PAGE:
be  backward  compatible  with  them.  So hwclock does not
       provide the /dev/port method  and  consequently  will  not
       work on an Alpha that doesn't have /dev/rtc.

       hwclock  tries  to  use /dev/rtc.  If it is compiled for a
       kernel that doesn't have that function or it is unable  to
       open  /dev/rtc,  hwclock will fall back to another method,
       if available.  On an ISA machine, you can force hwclock to
       use  the direct manipulation of the CMOS registers without
       even trying /dev/rtc by specifying the --directisa option.

The Adjust Function
       The Hardware Clock is usually not very accurate.  However,
       much of its inaccuracy is  completely  predictable  --  it
       gains or loses the same amount of time every day.  This is
       called systematic drift.  Hwclock's "adjust" function lets
       you  make systematic corrections to correct the systematic

       It works like this: Hwclock keeps  a  file,  /etc/adjtime,
       that  keeps  some  historical information.  This is called
       the adjtime file.

       Suppose you start with  no  adjtime  file.   You  issue  a
       hwclock  --set  command  to  set the Hardware Clock to the
       true current time.  Hwclock creates the adjtime  file  and
       records  in it the current time as the last time the clock
       was calibrated.  5 days later, the  clock  has  gained  10
       seconds, so you issue another hwclock --set command to set
       it back 10 seconds.  Hwclock updates the adjtime  file  to
       show the current time as the last time the clock was cali-
       brated, and records 2 seconds per day  as  the  systematic
       drift  rate.  24 hours go by, and then you issue a hwclock
       --adjust command.  Hwclock consults the adjtime  file  and
       sees  that  the  clock  gains  2 seconds per day when left
       alone and that it has been left alone for exactly one day.
       So  it  subtracts  2  seconds from the Hardware Clock.  It
       then records the current time as the last time  the  clock
       was  adjusted.   Another  24  hours  goes by and you issue
       another hwclock --adjust.  Hwclock does  the  same  thing:
       subtracts  2 seconds and updates the adjtime file with the
       current time as the last time the clock was adjusted.

       Every time you calibrate (set) the clock (using  --set  or
       --systohc  ),  hwclock  recalculates  the systematic drift
       rate based on how long it has been since the last calibra-
       tion, how long it has been since the last adjustment, what
       drift rate was assumed in any intervening adjustments, and
       the amount by which the clock is presently off.

       A  small  amount  of error creeps in any time hwclock sets
       the clock, so it refrains from making an  adjustment  that
       would  be  less than 1 second.  Later on, when you request
       an adjustment again, the accumulated drift  will  be  more
       than a second and hwclock will do the adjustment then.

       It  is  good  to  do  a  hwclock  --adjust just before the
       hwclock --hctosys at system startup time, and maybe  peri-
       odically while the system is running via cron.

       The format of the adjtime file is, in ASCII:

       Line  1:  3  numbers,  separated  by blanks: 1) systematic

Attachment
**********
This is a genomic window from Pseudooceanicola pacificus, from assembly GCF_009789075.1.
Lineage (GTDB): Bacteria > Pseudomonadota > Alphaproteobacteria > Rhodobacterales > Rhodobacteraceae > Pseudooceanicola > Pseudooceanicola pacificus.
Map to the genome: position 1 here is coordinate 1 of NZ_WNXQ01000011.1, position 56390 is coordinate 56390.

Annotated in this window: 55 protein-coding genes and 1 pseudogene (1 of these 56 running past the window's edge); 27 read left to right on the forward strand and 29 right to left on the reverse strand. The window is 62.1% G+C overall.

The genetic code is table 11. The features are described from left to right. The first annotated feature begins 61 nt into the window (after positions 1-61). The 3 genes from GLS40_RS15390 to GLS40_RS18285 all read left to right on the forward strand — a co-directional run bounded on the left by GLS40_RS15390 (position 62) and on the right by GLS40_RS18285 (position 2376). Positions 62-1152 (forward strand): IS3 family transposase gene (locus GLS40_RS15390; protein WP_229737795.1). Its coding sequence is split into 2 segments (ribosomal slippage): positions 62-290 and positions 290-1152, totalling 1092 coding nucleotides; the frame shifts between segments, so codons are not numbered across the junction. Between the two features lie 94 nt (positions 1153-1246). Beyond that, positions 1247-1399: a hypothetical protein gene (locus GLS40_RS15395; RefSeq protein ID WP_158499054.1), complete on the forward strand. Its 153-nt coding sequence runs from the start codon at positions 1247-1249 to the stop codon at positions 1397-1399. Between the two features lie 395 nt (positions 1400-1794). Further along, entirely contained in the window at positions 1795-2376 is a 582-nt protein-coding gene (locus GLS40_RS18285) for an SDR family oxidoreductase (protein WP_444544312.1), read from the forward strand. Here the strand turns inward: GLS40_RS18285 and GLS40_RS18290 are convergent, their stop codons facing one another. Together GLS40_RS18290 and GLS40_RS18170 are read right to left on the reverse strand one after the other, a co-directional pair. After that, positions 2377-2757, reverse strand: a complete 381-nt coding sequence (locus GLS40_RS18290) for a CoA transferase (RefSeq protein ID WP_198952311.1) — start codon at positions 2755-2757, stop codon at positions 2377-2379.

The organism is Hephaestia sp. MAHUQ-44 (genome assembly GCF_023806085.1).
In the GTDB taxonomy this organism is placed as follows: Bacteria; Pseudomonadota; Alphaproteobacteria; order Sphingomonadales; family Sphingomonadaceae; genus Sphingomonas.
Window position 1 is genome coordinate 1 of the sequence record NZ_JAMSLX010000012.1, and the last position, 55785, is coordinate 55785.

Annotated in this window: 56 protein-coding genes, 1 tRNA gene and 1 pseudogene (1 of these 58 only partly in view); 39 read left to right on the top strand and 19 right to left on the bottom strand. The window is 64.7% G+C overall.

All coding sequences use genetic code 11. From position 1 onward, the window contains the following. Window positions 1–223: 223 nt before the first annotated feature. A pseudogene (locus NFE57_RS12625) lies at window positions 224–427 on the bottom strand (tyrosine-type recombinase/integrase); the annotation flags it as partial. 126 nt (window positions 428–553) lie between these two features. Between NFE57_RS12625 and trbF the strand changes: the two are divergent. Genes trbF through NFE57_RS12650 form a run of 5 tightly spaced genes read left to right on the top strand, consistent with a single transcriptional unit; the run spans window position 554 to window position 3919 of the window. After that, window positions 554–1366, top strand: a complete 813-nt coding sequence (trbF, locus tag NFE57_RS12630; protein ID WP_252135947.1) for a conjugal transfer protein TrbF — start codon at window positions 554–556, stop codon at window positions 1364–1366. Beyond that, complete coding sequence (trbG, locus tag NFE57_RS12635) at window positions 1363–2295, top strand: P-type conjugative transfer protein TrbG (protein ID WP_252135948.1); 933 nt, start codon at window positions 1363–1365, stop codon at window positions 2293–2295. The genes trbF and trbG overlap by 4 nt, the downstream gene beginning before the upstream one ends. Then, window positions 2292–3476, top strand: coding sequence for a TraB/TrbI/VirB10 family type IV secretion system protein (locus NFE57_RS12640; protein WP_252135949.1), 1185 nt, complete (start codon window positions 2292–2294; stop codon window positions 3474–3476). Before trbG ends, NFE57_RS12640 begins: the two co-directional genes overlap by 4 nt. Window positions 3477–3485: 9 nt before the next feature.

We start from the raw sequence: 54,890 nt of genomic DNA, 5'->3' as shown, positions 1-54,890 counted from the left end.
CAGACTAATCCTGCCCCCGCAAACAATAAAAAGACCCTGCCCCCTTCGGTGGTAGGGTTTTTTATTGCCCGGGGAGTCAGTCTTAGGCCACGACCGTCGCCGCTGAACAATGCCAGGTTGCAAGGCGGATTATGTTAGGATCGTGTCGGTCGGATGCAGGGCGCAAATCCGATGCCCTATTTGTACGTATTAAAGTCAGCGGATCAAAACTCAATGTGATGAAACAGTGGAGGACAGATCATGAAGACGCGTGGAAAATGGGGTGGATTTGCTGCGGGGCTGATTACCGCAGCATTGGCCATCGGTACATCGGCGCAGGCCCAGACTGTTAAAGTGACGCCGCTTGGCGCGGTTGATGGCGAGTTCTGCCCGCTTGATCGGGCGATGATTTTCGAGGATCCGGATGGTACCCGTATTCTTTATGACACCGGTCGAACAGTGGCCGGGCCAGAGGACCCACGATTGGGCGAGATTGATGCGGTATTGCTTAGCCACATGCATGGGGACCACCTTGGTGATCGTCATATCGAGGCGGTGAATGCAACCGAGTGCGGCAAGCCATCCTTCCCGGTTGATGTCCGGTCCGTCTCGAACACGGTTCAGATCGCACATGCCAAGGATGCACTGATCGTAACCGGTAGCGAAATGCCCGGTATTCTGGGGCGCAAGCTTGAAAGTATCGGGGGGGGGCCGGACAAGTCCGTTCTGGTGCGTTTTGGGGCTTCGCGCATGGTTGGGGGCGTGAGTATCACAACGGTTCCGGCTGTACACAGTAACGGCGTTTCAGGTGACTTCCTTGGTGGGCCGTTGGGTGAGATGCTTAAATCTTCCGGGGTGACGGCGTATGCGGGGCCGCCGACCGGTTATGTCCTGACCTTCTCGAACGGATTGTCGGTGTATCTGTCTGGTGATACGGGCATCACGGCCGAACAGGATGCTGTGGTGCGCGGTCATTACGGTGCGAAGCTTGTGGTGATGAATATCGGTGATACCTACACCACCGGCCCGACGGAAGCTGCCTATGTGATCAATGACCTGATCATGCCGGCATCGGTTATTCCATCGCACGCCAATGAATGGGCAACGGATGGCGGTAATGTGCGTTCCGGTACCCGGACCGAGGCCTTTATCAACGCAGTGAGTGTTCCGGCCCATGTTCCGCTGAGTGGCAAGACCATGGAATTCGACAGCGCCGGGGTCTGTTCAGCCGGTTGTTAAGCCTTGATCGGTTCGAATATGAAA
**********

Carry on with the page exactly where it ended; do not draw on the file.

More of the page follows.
drift rate in seconds per day, floating point decimal;  2)
       Resulting  number of seconds since 1969 UTC of most recent
       adjustment or calibration, decimal integer; 3)  zero  (for
       compatibility with clock ).

       Line  2:  1 number: Resulting number of seconds since 1969
       UTC of most recent calibration.

       You can use an adjtime file that was previously used  with
       the clock program with hwclock.

Automatic Hardware Clock Synchronization By the Kernel
       You should be aware of another way that the Hardware Clock
       is kept synchronized in some systems.   The  Linux  kernel
       has  a mode wherein it copies the System Time to the Hard-
       ware Clock every 11 minutes.  This is a good mode  to  use
       when  you  are  using  something sophisticated like ntp to
       keep your System Time synchronized. (ntp is a way to  keep
       your  System  Time  synchronized  either  to a time server
       somewhere on the network or to a radio clock hooked up  to
       your system.  See RFC 1305).

       This  mode  (we'll  call it "11 minute mode") is off until
       something turns it on.  The ntp daemon xntpd is one  thing
       that  turns  it  on.   You can turn it off by running any-
       thing, including hwclock --hctosys , that sets the  System
       Time the old fashioned way.

       To  see  if  it  is  on  or  off, use the command adjtimex
       --print and look at the value of "status".   If  the  "64"
       bit  of  this  number (expressed in binary) equal to 0, 11
       minute mode is on.  Otherwise, it is off.

       If your system runs with 11  minute  mode  on,  don't  use
       hwclock  --adjust or hwclock --hctosys .  You'll just make
       a mess.  It is acceptable to use a  hwclock  --hctosys  at
       startup  time  to  get a reasonable System Time until your
       system is able to set the System Time  from  the  external
       source and start 11 minute mode.


       /etc/adjtime /usr/lib/zoneinfo/

       adjtimex(8),  date(1),  gettimeofday(2),  settimeofday(2),
       crontab(1), tzset(3)

       Written    By    Bryan    Henderson,    September     1996
       (, based on work done on the clock
       program by Charles Hedrick, Rob Hooft, and Harald  Koenig.
       See the source code for complete history and credits.

                          02 March 1998                         1